It is a cliche, but worth repeating, that there are more black men in prison than in college. This is in spite of affirmative action programs at many universities. According to the Bureau of Justice Statistics, at midyear 2004 there were 4,919 black male prison and jail inmates per 100,000 black males in the United States. That compares to 1,717 Hispanic male inmates per 100,000 Hispanic males and 717 white male inmates per 100,000 white males.
Yes, there is racial bias in the criminal justice system and while not all fatherless blacks are in prison, a large percentage of prison inmates come from homes that had no father when they were growing up. Indeed, the Heritage Foundation notes that the absence of a father is the single most important cause of poverty and crime. This is the source of the problem as well as the starting place for the solution to many of the problems confronting poor blacks.
The Jackson-Sharpton-Farrakhan "trinity" may give lip-service to the importance of an intact black family, but their preaching revolves around personal grievances, Bush-bashing, government programs and sometimes anti-Semitism.
What would help would be more positive, father-centric cultural models, starting with the "dissing" of Black Entertainment Television and its predominately rap-ho culture. It is as stereotypical and injurious as the stereotypes promoted by the "Amos 'n Andy" TV series of the 1950s.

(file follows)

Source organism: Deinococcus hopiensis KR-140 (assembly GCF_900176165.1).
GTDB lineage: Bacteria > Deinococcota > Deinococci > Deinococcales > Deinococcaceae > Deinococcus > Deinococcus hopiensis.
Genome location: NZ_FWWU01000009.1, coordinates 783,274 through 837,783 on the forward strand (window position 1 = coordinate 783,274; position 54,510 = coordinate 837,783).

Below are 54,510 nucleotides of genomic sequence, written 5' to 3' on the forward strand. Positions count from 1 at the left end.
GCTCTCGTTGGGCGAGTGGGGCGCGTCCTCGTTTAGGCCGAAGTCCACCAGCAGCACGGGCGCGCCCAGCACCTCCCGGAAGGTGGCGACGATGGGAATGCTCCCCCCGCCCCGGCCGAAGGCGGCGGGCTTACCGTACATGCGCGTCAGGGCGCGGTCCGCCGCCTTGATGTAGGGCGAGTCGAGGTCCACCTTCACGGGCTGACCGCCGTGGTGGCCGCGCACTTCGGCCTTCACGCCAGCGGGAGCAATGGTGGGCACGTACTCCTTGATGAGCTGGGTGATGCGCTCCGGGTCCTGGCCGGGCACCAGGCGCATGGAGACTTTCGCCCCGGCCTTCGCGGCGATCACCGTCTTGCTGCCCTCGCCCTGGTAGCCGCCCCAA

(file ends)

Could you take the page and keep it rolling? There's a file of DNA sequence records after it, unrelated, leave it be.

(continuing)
One black leader who wasn't invited to speak at the Mall, but should have been, was Rev. Jesse Lee Peterson, author of "Scam: How the Black Leadership Exploits Black America." Writing for WorldNetDaily.com, Rev. Peterson, who is black, says, "All Americans must tell blacks the truth. It was blacks' moral poverty - not their material poverty - that cost them dearly in New Orleans. Farrakhan, Jackson and other race hustlers are to be repudiated - they will only perpetuate the problem by stirring up hatred and applauding moral corruption."
Don't look for Peterson to be among the speakers at the next event of this type, but what he says deserves consideration.
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